Building Fantasy Player Valuations?

I’d like to solicit the help of our community in building a useful fantasy player valuations guide. When we have the parameters set, I’ll code it and put it up on FanGraphs.

There are a couple goals here:

1. Building a useful and easy to use fantasy player valuation guide.
2. Full transparency in how all the rankings work.

I’ve dabbled in this a bit, so I will first give a starting point:

The worth of SB, HR, and all other categories, in Fantasy Baseball
How the Price Guide Works, Part I (Standard Scores)
How to Value Players for Rotisserie Baseball by Art McGee (Second Edition)

If I put things into steps, it basically seems like this is the general process:

1. Find the standard deviations and averages for each category for the appropriate player pool. (12 teams, 5×5 for example)

2. Using whatever projections, create z-scores for each player for each category.

3. Add up the individual category z-scores for each player.

4. Set position eligibility for each player.

5. For each position, take number of roster eligible players and adjust the worst player in the group to 0, while re-adjusting the rest of the players.

6. Based on the full pool of money to be spent and sum of position adjusted z-scores, assign dollar values to each player. (If you’d like to manually assign a split to hitting/pitching, do this here).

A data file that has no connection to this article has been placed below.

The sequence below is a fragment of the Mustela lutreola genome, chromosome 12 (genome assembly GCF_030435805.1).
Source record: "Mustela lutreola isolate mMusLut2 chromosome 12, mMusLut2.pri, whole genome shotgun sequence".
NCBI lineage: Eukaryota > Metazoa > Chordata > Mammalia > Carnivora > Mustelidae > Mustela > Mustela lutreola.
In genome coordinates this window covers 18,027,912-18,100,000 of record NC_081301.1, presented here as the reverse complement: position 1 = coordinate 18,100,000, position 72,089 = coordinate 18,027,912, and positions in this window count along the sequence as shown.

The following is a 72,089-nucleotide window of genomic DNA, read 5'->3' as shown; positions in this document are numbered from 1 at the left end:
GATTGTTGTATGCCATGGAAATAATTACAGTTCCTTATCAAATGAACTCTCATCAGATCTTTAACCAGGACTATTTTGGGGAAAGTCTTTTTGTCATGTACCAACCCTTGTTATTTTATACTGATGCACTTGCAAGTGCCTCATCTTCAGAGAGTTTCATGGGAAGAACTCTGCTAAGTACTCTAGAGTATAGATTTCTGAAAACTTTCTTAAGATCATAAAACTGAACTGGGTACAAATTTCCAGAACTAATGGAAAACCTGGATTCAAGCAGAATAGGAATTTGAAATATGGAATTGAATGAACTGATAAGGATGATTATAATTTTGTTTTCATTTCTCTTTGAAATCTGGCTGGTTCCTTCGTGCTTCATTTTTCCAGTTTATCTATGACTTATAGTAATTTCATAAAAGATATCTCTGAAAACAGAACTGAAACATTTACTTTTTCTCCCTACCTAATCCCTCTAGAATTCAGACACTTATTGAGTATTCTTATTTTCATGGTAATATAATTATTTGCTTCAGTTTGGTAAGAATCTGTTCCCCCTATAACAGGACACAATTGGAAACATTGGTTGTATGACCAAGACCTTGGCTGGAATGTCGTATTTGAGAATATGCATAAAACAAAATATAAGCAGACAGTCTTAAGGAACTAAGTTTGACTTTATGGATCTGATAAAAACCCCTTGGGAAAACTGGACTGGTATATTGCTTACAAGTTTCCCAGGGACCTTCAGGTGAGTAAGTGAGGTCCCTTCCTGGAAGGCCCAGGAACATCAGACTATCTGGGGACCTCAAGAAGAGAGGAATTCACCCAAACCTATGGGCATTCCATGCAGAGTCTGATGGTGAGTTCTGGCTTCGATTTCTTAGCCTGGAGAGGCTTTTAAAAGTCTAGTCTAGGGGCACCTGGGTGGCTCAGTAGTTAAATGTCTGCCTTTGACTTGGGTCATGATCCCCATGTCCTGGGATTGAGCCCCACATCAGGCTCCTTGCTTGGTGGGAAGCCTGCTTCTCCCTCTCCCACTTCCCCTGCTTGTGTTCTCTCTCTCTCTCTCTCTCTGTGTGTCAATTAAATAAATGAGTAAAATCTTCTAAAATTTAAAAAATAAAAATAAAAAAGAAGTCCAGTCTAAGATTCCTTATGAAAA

Most of these are pretty straightforward, but step 1 seems to be where there is the largest amount of disagreement.

How do you choose the player pool for averages and standard deviations? Do you use last year’s stats? Do you use projected stats? Do you use iterations? Do you use empirical data from similar fantasy leagues?

Then there’s the question of where ADP or Average Auction Value comes in, and how to use that data to try and further tailor your picks.

What about points based leagues?

How does removing a player from the draft pool impact the rankings and how do you handle that?

Feel free to tackle all these questions and point out additional issues in the comments. I’ll of course continue to participate with I’m sure plenty of additional questions and comments.

David Appelman is the creator of FanGraphs.

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Jason Collette

For #1, I prefer to use at least the last 3 seasons to rule out any wild flukes in a category where someone ran away with steals or saves, etc. If the league is a long-standing one, such as Tout Wars, I’ll go back a good five+ seasons.